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This pamphlet was first published before the American Revolution. Inciting the people against the British rule, it gained immense popularity amongst the inhabitants of the colony. It contributed greatly to the revolution as it evoked the masses to rise against injustice. An outline for the constitution was also proposed in the pamphlet.

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When Pulitzer Prize winning journalist Bill Dedman noticed in 2009 a grand home for sale, unoccupied for nearly sixty years, he stumbled through a surprising portal into American history. is a rich mystery of wealth and loss, connecting the Gilded Age opulence of the nineteenth century with a twenty-­first-­century battle over a $300 million inheritance. At its heart is a reclusive heiress named Huguette Clark, a woman so secretive that, at the time of her death at age 104, no new photograph of her had been seen in decades. Though she owned palatial homes in California, New York, and Connecticut, why had she lived for twenty years in a simple hospital room, despite being in excellent health? Why were her valuables being sold off? Was she in control of her fortune, or controlled by those managing her money? Dedman has collaborated with Huguette Clark’s cousin, Paul Clark Newell, Jr., one of the few relatives to have frequent conversations with her. Dedman and Newell tell a fairy . . .

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Boston in 1775 is an island city occupied by British troops after a series of incendiary incidents by patriots who range from sober citizens to thuggish vigilantes. After the Boston Tea Party, British and American soldiers and Massachusetts residents have warily maneuvered around each other until April 19, when violence finally erupts at Lexington and Concord. In June, however, with the city cut off from supplies by a British blockade and Patriot militia poised in siege, skirmishes give way to outright war in the Battle of Bunker Hill. It would be the bloodiest battle of the Revolution to come, and the point of no return for the rebellious colonists. Philbrick brings a fresh perspective to every aspect of the story. He finds new characters, and new facets to familiar ones. The real work of choreographing rebellion falls to a thirty-­three year old physician named Joseph Warren who emerges as the on-­the-­ground leader of the Patriot cause and is fated to die at Bunker Hill. Others . . .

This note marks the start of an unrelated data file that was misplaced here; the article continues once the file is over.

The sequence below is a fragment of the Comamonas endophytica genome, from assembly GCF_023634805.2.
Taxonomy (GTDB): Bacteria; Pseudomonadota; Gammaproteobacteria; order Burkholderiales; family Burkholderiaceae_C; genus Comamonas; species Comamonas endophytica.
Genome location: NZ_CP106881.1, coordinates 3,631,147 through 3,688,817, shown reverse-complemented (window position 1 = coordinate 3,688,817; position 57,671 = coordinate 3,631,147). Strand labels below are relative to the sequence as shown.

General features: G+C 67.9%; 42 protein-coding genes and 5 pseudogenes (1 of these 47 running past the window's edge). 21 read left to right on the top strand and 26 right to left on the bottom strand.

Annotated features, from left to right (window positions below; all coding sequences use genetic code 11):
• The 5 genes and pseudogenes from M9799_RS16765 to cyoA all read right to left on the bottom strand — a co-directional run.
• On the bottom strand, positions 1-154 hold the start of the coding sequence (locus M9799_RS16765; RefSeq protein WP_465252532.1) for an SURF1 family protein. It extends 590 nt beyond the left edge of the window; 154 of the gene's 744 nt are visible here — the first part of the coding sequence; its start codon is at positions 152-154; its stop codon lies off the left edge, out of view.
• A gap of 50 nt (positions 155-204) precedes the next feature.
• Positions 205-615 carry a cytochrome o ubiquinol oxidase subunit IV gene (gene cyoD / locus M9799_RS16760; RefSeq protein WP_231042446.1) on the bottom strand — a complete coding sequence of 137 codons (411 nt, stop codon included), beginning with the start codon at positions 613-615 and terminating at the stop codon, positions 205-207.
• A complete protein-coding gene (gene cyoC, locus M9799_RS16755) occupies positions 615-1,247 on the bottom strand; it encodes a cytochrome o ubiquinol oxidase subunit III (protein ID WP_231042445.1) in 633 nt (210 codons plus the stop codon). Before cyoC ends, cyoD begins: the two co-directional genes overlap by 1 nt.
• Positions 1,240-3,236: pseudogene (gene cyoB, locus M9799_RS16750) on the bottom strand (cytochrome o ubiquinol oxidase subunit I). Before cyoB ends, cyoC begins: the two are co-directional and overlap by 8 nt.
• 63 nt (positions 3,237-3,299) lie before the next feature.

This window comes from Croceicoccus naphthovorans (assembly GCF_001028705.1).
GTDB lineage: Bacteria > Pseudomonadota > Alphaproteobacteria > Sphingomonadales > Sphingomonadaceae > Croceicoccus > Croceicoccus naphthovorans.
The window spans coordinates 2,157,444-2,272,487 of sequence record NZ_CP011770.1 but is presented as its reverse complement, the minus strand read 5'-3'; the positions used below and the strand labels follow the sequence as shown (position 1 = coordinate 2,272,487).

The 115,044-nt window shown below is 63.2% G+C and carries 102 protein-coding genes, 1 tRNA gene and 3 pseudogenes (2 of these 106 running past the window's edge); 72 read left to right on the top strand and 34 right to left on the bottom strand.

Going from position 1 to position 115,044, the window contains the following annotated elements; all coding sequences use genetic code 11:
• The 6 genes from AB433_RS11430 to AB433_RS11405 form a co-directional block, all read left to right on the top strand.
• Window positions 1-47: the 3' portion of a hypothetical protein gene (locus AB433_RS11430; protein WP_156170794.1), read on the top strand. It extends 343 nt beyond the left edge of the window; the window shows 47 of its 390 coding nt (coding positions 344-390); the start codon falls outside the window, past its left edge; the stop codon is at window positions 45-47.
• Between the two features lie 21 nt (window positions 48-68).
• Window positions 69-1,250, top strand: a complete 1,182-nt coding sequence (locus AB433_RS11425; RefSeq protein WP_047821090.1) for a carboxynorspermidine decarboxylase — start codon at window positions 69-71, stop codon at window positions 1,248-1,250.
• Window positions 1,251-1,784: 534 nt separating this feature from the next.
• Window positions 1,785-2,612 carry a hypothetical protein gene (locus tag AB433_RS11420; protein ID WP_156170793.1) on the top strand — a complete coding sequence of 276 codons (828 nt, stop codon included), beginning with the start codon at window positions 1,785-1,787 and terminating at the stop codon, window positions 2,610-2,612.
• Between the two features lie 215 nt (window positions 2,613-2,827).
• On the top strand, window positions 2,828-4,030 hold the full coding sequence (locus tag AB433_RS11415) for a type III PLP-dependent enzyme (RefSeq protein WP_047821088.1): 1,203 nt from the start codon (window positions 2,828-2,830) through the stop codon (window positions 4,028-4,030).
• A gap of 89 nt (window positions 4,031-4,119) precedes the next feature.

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RetailIn this enhanced/authenticated edition by Dr. Sue Eakin of the riveting true slave narrative that reads like a novel, you are transported to 1840’s New York, Washington, D.­C., and Louisiana to experience the kidnapping and twelve years of bondage of Solomon Northup, a free man of color. TWELVE YEARS A SLAVE, published in 1853, was an immediate bombshell in the national debate over slavery leading up to the Civil War. It validated Harriett Beecher Stowe’s fictional account of Southern slavery in Uncle Tom’s Cabin, which significantly changed public opinion in favor of abolition. Now a major motion picture starring Brad Pitt, you can sync this e-­book with our Movie Tie-­in Audiobook performed by Oscar and Emmy winner Louis Gossett, Jr. Northup’s harrowing true story was authenticated from decades of research by award-­winning historian and journalist Dr. Sue Eakin, who rediscovered the narrative in 1931 as an adolescent and made it her life’s work. Dr. Eakin’s enhanced e-­book . . .

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Daniel James Brown’s robust book tells the story of the University of Washington’s 1936 eight-­oar crew and their epic quest for an Olympic gold medal, a team that transformed the sport and grabbed the attention of millions of Americans. The sons of loggers, shipyard workers, and farmers, the boys defeated elite rivals first from eastern and British universities and finally the German crew rowing for Adolf Hitler in the Olympic games in Berlin, 1936. The emotional heart of the story lies with one rower, Joe Rantz, a teenager without family or prospects, who rows not for glory, but to regain his shattered self-­regard and to find a place he can call home. The crew is assembled by an enigmatic coach and mentored by a visionary, eccentric British boat builder, but it is their trust in each other that makes them a victorious team. They remind the country of what can be done when everyone quite literally pulls together—a perfect melding of commitment, determination, and optimism. . . .

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Books for genre United States